I'm looking for a tool that helps managing dependencies between various systems. By systems I mean hardware (hosts) as well as software systems, e.g. service A on host X depends on service B on host Y to function. The goal is to be able to tell what stops working when I pull a plug. I'm mostly interested in managing service dependencies, but networking should be included in a simplified manner.

I think of a rule system like the following (with lots of predefined rules for standard services etc.):

  • service A on host X needs to access service B on host Y
  • service B on host Y is a standard service (SMTP)
  • service SMTP listens on TCP port 25
  • ...

Ideally, I could "virtually" pull the plug of the mail server and the dependency management system would tell me what is going to be affected by that.

Note that I'm looking for a more or less simplistic approach that is still manageable. I don't want to write my own simulation software and I don't want this system to manage low-level dependencies (e.g. software module/library dependencies).

Do such systems exist? If yes: what are these systems called and what implementations do you know?

EDIT: Please also point out solutions that solve a bigger problem but offer something similar as part of it. Maybe I'm just constrained in my thinking here, you can help me to think outside the box.

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Sounds like you're describing a properly-implemented CMDB, Configuration Management DataBase, which is more than just an asset register - it should be able to show the dependencies between systems and components of systems. They tend to be expensive, and they are usually sold as parts of ITIL management suites.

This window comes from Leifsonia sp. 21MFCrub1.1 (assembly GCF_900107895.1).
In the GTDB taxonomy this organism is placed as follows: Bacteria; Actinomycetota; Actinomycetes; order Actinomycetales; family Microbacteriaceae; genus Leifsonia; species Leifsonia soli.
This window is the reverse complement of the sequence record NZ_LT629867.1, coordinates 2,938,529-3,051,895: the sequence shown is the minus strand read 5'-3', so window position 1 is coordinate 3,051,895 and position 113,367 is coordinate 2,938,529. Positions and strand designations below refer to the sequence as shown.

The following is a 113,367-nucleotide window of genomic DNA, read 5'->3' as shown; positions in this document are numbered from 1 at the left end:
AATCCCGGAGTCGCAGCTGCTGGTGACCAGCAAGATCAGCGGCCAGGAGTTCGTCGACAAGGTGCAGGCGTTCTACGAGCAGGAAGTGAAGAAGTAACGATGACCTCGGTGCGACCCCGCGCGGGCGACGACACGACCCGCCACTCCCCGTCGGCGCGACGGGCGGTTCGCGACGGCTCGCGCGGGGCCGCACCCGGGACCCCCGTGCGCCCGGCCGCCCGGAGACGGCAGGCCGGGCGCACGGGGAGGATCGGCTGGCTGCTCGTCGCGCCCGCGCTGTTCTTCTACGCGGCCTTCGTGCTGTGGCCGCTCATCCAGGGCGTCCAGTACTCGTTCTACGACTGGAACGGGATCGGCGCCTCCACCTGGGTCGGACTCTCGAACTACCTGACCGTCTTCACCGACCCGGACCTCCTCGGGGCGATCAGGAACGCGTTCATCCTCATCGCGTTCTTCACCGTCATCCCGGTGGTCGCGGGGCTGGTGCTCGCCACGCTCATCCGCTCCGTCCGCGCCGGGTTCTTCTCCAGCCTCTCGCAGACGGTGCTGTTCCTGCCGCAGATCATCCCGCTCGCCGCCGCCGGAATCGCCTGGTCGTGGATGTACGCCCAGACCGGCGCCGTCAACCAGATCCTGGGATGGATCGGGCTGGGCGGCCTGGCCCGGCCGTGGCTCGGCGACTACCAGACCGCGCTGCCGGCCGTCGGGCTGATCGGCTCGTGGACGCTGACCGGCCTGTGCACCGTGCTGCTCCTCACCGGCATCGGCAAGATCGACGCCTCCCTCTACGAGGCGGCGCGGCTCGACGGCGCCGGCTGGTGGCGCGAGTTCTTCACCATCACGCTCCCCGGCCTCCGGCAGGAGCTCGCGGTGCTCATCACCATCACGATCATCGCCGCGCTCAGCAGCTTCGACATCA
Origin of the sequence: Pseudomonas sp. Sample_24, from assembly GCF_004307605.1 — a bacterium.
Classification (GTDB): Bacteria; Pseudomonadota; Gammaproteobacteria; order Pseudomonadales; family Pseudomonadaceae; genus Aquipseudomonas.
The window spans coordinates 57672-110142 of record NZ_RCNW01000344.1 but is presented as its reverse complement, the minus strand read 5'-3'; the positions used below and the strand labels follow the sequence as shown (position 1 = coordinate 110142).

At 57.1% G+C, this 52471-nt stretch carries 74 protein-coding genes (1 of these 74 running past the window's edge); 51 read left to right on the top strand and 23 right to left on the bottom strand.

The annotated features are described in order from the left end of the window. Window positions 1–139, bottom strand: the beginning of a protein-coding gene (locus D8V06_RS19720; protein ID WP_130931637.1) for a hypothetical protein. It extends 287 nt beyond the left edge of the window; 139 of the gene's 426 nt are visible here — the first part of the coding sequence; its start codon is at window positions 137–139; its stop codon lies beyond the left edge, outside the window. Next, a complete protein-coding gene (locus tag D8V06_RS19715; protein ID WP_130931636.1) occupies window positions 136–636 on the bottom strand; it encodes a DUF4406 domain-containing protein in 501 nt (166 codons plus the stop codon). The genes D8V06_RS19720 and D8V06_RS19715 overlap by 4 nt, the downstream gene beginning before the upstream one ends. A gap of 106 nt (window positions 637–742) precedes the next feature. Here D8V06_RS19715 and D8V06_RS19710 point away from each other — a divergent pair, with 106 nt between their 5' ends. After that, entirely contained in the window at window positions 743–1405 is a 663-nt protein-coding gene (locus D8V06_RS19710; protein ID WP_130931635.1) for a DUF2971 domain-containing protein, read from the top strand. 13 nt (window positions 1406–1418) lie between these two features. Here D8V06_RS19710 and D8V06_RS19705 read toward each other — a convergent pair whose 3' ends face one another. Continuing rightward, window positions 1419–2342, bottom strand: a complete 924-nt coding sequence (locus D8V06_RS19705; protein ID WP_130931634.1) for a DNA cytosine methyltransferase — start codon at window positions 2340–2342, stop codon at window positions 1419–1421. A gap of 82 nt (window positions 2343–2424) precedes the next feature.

Of course, it's just a graph (in the Comp Sci sense) so I'm sure you could do the same thing with a bunch of text files and some Unix CLI tools. The problem is in keeping it updated when things change, which is why in an ideal world, you have a discovery tool to populate it and it ties into your Change Management process.


Possibly not a practical suggestion and I do not know how manageable would be, possibly with some coding...

Anyways, make is a dependency manager, albeit targeted for a different use. But a compilation unit and a server are just resources... so a you can just model a resource with a filename. If the file exists, the resource is up, otherwise is down. And running make will tell you what is affected... e.g. a Makefile like this does the trick (this is for GNU make):

    touch $@

resource_A: resource_B resource_C

resource_B: resource_C resource_D

You can omit resources w/o dependencies.

then this is what you get:

$ rm resource_D
$ make
touch resource_D
touch resource_B
touch resource_A

And you know what resources are affected.

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